A storm damages not only your utility lines but also substations, transformers and utility poles as well. In many instances utility crews have to remove trees and other debris before being able to begin the actual restoration process. If the damage is widespread it can be necessary to call in additional personnel and depending on the amount of restoration it can take utility crews days, if not weeks, to restore everyone's service. When a customer has been disconnected for non-payment, utilities have 24 hours to restore service once payment has been made.
No. Telephone service that is switched to another carrier without authorization is referred to as "slamming". If this does happen, we advise customers to call their local telephone company, have this service switched back to their preferred carrier, and place a "freeze" on their account to combat intrusion. We also advise that you report this immediately to the PSC as well. You will be requested to provide a copy of your phone bill to the PSC in order to research your inquiry.
"Phantom calls" are sometimes experienced by phone customers and should be investigated by the company. Calls are usually computer generated calls and typically equipment failure of some sort. Otherwise, these calls may be harassing in nature and should be reported to the phone company's annoyance call bureau. They will investigate and prosecute the offending party. Complaints against telemarketing calls should go to the Attorney General's Office.
Lines sometimes work improperly during wet weather due to moisture in the lines. As with all complaints, customers should report the outage to the company and if not resolved contact the Commission.
Water will be provided to everyone in accordance with 807 KAR 5:066 Section 11.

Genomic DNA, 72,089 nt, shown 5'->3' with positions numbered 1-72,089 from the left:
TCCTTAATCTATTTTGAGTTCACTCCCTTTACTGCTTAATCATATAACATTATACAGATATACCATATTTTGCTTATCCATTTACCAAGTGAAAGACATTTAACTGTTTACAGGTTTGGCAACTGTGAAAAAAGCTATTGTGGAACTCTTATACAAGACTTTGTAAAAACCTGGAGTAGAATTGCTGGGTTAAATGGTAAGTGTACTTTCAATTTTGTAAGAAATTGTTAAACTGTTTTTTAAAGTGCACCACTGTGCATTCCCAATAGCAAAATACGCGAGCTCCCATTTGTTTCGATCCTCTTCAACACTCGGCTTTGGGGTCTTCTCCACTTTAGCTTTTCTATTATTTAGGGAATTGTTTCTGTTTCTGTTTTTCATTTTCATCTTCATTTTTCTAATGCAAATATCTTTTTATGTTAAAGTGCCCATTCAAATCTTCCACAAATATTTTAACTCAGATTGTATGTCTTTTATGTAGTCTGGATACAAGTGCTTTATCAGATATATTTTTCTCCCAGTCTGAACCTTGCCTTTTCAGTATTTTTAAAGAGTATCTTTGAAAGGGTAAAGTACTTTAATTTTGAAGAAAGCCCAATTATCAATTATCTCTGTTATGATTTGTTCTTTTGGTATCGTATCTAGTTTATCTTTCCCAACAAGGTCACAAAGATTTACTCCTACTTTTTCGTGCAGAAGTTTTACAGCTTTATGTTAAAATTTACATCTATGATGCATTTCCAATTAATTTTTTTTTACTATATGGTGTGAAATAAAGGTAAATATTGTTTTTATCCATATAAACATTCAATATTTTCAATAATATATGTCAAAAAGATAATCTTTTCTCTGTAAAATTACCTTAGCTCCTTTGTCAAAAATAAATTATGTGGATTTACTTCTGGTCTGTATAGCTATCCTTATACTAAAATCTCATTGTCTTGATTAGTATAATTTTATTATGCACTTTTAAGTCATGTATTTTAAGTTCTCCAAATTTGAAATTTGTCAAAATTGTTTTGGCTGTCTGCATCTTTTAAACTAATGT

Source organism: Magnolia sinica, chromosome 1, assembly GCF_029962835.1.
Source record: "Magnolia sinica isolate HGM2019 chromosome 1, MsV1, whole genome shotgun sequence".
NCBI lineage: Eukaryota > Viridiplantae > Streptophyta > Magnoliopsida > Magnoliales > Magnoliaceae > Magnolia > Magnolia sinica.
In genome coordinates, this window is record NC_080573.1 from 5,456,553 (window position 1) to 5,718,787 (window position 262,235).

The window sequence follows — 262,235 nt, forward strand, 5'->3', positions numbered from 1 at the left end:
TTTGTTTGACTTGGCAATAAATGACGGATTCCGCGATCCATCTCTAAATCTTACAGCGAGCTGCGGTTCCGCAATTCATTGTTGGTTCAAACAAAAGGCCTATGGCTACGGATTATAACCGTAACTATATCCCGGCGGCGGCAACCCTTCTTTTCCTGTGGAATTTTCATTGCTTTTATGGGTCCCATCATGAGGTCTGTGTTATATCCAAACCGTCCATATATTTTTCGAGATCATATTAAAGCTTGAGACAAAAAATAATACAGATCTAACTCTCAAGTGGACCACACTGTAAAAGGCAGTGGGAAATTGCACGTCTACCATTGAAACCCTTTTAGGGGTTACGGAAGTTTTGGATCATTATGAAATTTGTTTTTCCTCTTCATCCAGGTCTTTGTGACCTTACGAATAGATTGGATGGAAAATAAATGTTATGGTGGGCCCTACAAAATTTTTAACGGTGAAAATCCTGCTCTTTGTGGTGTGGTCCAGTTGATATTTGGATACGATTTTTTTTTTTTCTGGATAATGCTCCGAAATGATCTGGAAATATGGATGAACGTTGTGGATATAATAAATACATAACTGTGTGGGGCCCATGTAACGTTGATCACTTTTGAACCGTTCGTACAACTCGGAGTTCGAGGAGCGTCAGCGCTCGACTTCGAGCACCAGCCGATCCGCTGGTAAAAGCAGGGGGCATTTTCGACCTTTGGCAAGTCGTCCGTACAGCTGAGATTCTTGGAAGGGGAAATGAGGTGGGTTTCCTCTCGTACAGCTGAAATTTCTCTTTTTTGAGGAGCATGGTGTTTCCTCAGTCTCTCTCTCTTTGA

The Commission requires the water utility to maintain a minimum of 30 pounds of water pressure at each meter. Low water pressure problems can be corrected and should be reported to the Commission.
Not necessarily. The utility decides the location of the meter in accordance with the location of the distribution line.
Utilities have rights-of-way easements on properties where service is provided. Land deed recorded at the courthouse normally stipulate these easements. Recorded easements are everlasting and transfer with the property. 807 KAR 5:006 Section 19 states: "The utility shall at all reasonable hours have access to meters, service connections and other property owned by it and located on customer's premises for purposes of installation, maintenance, meter reading, operation, replacement or removal of its property at the time service is to be terminated. Any employee of the utility whose duties require him to enter the customer's premises shall wear a distinguishing uniform or other insignia, identifying him as an employee of the utility, or show a badge or other identification which will identify him as an employee of the utility."
The PSC does not have the authority to award damages. Any request for compensation would have to go through the local court system or through your insurance company. As a courtesy, the PSC will take your complaint and try to mediate the resolution.
We do! Even though the name Public Service Commission more accurately relates the provision of utility service to the general public, we are not charged solely with the protection of the rate-paying public alone. The mission of the Public Service Commission is to ensure that utilities charge fair, just and reasonable rates for the services provided and that those services are adequate, efficient, safe and reliable. The Attorney General's Rate Intervention Office intervenes in PSC cases on behalf of the Citizens of the Commonwealth of Kentucky. The Commission's job is to balance the interest of the public and the utility.
If you have a problem with a regulated utility, please contact the utility first to try and resolve the complaint before contacting the PSC. If the utility does not resolve the issue to your satisfaction you my file a complaint in several ways: